The values of the signals trm should be stored into a specially arranged enable circuit; in order not to add a set of external registers of the matrix, the following solution is adopted. As previously mentioned, the introduction of the output buffers 9 has imposed a restriction on the positions of the input and output lines to the frame, but on the gate side the line positions can still be selected arbitrarily. If the memory cell column nearest the frame is used for a signal exiting the matrix from the gate side, then many of its cells will never be used for storing a connection (as shown in FIG. 13). These cells are indeed those associated with lines exiting the matrix from the frame side, i.e. lines which are to be driven by the output buffers 9 and, therefore, can be used for storing the bits indicating the state of the output buffer 9. In this way, this function is also programmed by the user suitably writing the memory contents.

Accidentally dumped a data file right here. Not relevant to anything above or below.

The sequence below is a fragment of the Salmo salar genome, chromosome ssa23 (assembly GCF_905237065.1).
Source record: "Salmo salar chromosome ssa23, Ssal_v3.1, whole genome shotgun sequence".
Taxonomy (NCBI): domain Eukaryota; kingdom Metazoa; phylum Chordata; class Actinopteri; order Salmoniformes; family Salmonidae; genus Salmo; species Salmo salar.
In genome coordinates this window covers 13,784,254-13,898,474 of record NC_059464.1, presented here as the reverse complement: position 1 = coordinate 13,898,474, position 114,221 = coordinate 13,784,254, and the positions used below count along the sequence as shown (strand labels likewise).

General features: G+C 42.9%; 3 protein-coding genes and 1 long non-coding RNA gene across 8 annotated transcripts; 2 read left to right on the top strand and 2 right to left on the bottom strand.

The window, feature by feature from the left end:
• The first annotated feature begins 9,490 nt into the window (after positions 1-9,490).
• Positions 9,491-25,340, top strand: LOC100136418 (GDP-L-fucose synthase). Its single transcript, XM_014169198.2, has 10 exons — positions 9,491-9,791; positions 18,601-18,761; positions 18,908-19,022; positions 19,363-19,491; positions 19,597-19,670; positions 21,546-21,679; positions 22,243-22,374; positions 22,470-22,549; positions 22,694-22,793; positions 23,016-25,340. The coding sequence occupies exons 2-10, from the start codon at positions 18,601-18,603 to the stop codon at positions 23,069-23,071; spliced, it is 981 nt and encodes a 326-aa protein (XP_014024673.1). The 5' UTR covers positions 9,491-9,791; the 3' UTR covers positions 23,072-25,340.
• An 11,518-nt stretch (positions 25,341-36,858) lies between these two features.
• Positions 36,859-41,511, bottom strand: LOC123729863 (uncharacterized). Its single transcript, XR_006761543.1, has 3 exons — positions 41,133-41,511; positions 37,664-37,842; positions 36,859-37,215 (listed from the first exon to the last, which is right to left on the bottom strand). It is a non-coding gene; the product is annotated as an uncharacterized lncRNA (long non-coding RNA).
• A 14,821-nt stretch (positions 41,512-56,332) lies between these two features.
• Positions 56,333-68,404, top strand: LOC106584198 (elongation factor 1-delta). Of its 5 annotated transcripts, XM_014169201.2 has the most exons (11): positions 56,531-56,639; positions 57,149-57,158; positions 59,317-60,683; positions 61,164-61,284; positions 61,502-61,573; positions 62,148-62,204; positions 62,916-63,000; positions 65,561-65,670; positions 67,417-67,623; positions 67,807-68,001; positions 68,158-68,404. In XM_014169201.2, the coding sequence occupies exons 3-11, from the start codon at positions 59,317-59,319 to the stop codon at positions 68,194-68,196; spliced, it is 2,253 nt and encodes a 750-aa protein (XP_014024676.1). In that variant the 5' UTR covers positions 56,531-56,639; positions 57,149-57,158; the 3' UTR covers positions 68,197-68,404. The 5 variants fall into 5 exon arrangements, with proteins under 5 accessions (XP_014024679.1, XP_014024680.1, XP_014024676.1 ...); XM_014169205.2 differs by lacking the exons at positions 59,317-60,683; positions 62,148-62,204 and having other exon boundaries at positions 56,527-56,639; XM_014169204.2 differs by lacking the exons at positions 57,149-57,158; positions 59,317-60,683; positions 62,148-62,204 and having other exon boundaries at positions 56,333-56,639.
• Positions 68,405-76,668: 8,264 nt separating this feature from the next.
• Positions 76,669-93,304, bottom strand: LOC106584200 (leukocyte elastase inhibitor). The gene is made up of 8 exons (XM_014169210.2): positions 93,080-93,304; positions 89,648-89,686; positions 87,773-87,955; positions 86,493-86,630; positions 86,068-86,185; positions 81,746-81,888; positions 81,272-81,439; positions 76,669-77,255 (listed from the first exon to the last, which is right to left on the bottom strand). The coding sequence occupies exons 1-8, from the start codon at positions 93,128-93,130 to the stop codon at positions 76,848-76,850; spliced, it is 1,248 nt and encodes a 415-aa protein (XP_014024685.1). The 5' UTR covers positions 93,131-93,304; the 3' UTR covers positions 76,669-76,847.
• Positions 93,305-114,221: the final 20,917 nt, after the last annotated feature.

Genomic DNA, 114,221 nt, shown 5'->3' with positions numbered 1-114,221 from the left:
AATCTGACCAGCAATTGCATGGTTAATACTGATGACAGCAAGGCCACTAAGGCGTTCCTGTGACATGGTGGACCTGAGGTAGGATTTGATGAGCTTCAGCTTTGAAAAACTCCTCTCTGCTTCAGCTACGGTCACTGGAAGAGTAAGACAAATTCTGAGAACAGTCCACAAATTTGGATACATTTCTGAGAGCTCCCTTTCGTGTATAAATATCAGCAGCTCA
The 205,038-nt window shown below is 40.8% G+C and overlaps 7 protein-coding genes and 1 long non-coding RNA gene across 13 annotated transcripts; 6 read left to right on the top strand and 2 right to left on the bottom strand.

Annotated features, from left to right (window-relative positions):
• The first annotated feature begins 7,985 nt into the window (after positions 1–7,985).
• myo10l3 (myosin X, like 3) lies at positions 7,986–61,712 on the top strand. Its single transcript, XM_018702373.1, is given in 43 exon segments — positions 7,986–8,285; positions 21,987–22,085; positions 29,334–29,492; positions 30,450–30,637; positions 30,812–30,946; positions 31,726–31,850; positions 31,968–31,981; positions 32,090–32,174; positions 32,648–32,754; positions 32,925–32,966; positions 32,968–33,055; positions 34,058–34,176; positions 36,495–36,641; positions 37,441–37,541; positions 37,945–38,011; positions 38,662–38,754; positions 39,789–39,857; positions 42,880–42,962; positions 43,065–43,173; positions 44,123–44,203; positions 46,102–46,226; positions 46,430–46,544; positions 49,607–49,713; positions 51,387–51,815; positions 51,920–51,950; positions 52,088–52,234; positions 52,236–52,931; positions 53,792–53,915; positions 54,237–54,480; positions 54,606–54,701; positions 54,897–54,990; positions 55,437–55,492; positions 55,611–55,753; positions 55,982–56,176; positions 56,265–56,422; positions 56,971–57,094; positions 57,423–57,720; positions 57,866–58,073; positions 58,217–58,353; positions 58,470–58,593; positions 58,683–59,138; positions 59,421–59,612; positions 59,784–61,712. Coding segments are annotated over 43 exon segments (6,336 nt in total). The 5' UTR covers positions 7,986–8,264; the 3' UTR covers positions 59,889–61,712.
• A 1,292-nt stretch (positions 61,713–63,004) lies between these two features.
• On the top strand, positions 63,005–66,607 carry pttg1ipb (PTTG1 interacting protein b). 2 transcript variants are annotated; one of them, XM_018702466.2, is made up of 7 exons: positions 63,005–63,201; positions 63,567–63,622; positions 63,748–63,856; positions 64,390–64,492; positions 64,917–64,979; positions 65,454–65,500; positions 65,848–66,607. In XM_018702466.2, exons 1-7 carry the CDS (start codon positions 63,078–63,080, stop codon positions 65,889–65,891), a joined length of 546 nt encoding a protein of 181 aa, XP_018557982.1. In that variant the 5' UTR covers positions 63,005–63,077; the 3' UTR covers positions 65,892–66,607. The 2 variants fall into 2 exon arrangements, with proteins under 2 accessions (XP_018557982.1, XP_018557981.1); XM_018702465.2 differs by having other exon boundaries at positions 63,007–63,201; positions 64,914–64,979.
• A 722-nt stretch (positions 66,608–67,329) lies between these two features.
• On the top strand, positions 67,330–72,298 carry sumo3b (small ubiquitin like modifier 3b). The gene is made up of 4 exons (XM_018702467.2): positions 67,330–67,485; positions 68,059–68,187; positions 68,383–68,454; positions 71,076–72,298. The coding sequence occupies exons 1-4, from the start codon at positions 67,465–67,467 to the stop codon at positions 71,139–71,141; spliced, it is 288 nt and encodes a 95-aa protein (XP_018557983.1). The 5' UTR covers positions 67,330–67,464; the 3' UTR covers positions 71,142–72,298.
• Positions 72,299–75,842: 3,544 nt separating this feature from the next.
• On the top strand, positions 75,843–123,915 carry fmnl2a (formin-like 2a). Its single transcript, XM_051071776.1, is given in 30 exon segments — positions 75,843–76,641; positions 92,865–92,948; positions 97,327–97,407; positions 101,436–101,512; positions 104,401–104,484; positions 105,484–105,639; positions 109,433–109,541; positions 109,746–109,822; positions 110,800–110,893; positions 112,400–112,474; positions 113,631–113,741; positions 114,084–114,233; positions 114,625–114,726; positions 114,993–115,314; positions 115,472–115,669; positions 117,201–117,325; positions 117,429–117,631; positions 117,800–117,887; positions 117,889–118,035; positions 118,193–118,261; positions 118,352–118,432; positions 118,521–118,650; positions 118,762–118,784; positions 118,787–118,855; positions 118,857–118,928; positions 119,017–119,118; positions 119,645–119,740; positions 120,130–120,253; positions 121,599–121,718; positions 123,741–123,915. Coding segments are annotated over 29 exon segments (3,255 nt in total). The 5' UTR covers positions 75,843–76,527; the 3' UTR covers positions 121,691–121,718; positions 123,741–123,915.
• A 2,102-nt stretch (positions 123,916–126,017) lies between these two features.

An enable cell 20 of this type is shown in detail in FIG. 14. Advantageously in this invention, the enable cell 20 of FIG. 14 is similar to the cell 61 of FIG. 4.
A switch 22 of the enable cell 20 is connected to a single connecting terminal TC3 which delivers the transfer control signal trm. In particular, the connecting terminal TC3 is connected to a control terminal of a first transistor M7 in the switch 22.
It should be noted that, advantageously in this invention, those lines which exit the matrix from the y side, i.e. the side where the gates are located, need special circuits neither to increase their drive capacity, nor to stop the signal propagation. The last-mentioned function is served, in fact, by the gates themselves.
The output buffers 9 are essentially twice as large as the cells of the matrix 1. Accordingly, they have been provided at alternate cells, as shown in FIG. 13, by alternating the input and output lines so as not to waste memory space.